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Proclamation of the Irish Republic, 24 April 1916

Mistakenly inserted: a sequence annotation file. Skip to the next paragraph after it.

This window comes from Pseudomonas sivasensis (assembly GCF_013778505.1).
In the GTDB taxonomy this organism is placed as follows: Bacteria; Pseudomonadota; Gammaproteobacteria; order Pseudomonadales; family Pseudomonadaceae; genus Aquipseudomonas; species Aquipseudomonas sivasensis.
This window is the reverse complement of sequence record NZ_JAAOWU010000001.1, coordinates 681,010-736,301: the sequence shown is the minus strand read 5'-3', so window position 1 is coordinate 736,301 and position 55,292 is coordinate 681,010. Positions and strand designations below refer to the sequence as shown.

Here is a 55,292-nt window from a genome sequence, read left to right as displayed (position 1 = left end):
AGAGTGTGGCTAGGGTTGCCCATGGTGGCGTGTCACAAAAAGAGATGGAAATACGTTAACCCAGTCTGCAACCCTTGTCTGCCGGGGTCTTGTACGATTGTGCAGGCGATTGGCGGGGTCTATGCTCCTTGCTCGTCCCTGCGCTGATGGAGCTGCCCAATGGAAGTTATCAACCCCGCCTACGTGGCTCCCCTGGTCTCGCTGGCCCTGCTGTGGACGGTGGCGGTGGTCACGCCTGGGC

“Proclamation of the Irish Republic” was one of the more important aspects in the Easter Rising. It´s a historic – circumstantial text. In order to maintain secrecy the Proclamation of the Irish Republic was printed out on a hand press a few hours before the Rising. It was produced in two sections and due to the shortage of lettering, the letter “e” had to be improvised, standing out for the rest of the text. Easter Rising has a special meaning for the Irish people. The Rising was an insurrection located in Ireland during Easter Week, 1916. It was held by Irish republicans with the aims of ending British rule in Ireland and establishing the Irish Republic. Padraig Pearse proclaimed the Irish Republic from the steps of the General Post Office (GPO) in Dublin on Easter Monday 24th April, 1916. The crowd attending there was exiguous and they weren´t understanding the situation very well. There were some cheers but no real enthusiasm. During the following week, the future of Ireland and their perception of independence changed forever. Somehow, the Easter Rising leaders thought that England, being involved in the Great War, it was going to be easier to defeat for them. Far from reality, England put much energies in “saving” Ireland from rebels and sent 20,000 British troops to fight the Irish. These were just 1,500 Irishmen, scarcely armed and prepared for battle. The Easter Rising left large parts of Dublin in ruins; and it was a real failure, it was a suicide. In a desperate situation and with an effort to prevent further disaster, Pearse declared an unconditional surrender on Sunday 30th April 1916. The “Proclamation of the Irish Republic” declared to the people of Ireland that they were free from any rule coming from England. The Proclamation expressed the hopes of the revolutionaries declaring that an...
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